POLAND: Modular and ‘hydrogen ready’ rolling stock and technology partnerships are included in a five-year development strategy set out by rolling stock manufacturer Pesa Bydgoszcz.
The company said it aims to achieve stable development, strengthen its position in the domestic market and expand internationally by drawing on existing experience and co-operating with strategic technology partners.
The most important project will be the development of Regio160, a standardised modular multiple-unit platform which can be configured with different traction systems and interiors according to an operator’s specific needs.
As well as electric-only units, versions equipped with batteries or hydrogen fuel cells for use on non-electrified lines are envisaged.
The fuel cell multiple-unit will draw on the experience Pesa has gained through the development of a hydrogen shunting locomotive, and the Elf.eu Class 654 EMU for use by RegioJet in the Czech Republic which will be Pesa’s first dual-voltage export design for 3 kV DC and 25 kV 50 Hz.
Noting that it was the only Polish manufacturer with experience of building double-deck vehicles, Pesa said it was planning a new generation of push-pull coaches, as it sees a ‘very promising market’ for inter-city and regional vehicles.
The company wants to strengthen its position as a tram manufacturer, entering new European markets by building on recent contract wins in Iași, Craiova, Sofia and Košice.
Pesa aims to offer a modular tram design, using a common structure with various interior and equipment options.
Pesa will unveil its hydroegen-fuelled shunting locomotive at the Trako trade fair in Gdańsk this September.
It is also continuing developing its Gama family, offering 3 kV, 15 kV 16·7 Hz and 25 kV 50 Hz multi-system electric locomotives with maximum speeds of 200 km/h, as well as variants with last-mile engines and full electro-diesel capabilities.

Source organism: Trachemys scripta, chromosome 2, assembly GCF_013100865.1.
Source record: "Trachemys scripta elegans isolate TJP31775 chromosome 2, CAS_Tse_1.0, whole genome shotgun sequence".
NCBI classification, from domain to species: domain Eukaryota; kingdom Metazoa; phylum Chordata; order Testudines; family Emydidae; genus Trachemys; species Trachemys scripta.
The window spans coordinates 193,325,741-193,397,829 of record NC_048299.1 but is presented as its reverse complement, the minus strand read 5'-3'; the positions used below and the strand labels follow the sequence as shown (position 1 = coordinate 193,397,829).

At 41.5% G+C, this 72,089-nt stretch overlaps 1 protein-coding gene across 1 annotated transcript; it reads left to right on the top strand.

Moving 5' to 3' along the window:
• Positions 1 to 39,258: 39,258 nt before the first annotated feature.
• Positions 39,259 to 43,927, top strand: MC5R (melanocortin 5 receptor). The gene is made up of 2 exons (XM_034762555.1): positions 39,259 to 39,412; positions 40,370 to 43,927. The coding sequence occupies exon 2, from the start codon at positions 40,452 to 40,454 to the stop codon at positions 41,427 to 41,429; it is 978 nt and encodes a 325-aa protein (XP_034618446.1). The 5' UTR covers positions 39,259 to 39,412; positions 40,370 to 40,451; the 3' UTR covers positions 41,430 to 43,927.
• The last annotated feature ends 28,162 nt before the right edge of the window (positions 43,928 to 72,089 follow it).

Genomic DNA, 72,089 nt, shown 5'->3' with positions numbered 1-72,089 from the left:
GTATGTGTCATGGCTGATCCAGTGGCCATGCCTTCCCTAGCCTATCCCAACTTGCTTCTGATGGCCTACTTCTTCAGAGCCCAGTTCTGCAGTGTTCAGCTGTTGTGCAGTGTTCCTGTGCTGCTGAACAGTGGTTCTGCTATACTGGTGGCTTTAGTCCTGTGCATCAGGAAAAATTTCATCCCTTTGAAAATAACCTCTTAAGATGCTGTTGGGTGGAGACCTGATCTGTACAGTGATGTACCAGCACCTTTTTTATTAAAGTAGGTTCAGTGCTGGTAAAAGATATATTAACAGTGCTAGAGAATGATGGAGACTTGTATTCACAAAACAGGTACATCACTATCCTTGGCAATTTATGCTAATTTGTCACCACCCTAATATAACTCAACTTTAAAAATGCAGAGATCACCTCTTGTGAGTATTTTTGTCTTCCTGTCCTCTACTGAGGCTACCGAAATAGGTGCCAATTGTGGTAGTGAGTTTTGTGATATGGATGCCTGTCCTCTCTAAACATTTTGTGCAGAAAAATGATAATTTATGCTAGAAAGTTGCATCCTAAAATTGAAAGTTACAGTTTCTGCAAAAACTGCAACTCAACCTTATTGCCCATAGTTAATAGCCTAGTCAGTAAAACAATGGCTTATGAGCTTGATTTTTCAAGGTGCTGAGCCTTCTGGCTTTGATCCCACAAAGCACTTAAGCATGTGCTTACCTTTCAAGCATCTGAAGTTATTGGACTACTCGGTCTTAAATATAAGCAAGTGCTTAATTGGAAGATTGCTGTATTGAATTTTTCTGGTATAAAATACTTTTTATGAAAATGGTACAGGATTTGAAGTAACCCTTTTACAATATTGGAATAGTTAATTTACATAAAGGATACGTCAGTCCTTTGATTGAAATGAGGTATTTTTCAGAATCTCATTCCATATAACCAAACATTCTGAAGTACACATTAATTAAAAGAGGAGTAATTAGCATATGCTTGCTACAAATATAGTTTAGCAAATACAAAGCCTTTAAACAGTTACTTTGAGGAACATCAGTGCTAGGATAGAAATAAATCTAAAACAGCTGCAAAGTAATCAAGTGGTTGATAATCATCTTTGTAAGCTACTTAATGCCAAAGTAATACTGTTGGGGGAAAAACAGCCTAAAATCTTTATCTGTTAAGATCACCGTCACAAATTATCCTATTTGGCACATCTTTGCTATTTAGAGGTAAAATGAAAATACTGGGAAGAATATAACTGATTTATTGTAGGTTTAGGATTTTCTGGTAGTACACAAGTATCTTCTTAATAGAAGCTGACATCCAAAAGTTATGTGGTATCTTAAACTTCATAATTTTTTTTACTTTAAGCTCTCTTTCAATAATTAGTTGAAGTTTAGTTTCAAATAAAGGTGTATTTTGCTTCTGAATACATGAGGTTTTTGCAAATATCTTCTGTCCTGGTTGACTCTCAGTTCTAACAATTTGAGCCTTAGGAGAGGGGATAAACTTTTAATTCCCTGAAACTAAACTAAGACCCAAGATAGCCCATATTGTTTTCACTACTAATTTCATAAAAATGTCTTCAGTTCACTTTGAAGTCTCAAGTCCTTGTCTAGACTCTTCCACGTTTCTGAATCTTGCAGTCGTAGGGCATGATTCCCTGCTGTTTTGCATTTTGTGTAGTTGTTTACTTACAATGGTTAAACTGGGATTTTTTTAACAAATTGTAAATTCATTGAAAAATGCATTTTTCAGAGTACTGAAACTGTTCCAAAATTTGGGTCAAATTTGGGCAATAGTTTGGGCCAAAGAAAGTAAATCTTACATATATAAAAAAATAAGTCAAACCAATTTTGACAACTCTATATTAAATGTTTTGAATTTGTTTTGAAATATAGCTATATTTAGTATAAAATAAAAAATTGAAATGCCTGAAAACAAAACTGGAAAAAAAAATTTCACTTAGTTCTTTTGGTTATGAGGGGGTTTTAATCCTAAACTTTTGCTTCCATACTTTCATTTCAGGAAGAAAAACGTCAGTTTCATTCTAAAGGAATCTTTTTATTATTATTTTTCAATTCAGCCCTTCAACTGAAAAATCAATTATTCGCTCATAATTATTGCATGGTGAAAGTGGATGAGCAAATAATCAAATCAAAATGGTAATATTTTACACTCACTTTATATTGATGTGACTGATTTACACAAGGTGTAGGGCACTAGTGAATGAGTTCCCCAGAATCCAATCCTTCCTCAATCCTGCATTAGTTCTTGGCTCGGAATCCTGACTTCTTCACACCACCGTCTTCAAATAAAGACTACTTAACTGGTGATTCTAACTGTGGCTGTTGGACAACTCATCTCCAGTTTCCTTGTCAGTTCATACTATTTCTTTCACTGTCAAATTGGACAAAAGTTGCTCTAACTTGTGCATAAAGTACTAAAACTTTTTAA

Pesa’s 2025+ strategy includes the development of new technologies and IT tools, optimising the costs of current products and organisational changes. The company aims to consolidate and expand its maintenance and servicing activities at home and abroad in order to build up a profitable after-sales business, which is expected to account for a significant share of group revenues.
Poland’s state-owned development fund PFR took a stake in Pesa in 2018, after the company hit cash-flow problems as a result of the early termination of a Moscow tram contract owing to the customer’s inability to pay, an expected order from PKP Intercity not materialising, delays to DMU type approval in Germany and a large number of repairs being undertaken under warranty.
‘Pesa, as the largest domestic producer of rolling stock, and thanks to a stable investor, PFR SA, can focus today on developing modern technologies and new vehicles that meet the needs of passengers and industry and environmental requirements’ said PFR President Paweł Borys when the 2025+ strategy was announced on July 21.
‘I believe that the implementation of this strategy will contribute to the company’s development, making it the largest producer of modern rolling stock in central and eastern Europe.’
Pesa CEO Krzysztof Zdziarski explained that ‘the fact that we deliver vehicles on time, that our customers are satisfied with, is the result of changes introduced in all areas.
‘We have improved direct relations with operators, we have adapted vehicle designs to customer needs, we have restored good relations with suppliers and co-operators, we have started a technological breakthrough in production focused on robots and automation, and we reliably and manage financial processes and settlements. All this creates a new image of Pesa’.
The company was planning to work with external partners to produce vehicles for operation at speeds above 200 km/h, and would also consider co-operation with other rolling stock and technology suppliers, Zdziarski added.
‘We are establishing co-operation with other technological partners, including foreign ones, who have experience in, among others, the implementation of high-speed rail projects or the implementation of hydrogen technologies. This openness to co-operation and building competences for the future through partnerships is one of the changes in Pesa’s approach to development. We have gained a lot of experience in the production of rail vehicles, we have a team of very good specialists, we set ourselves new goals, but we approach them with humility.’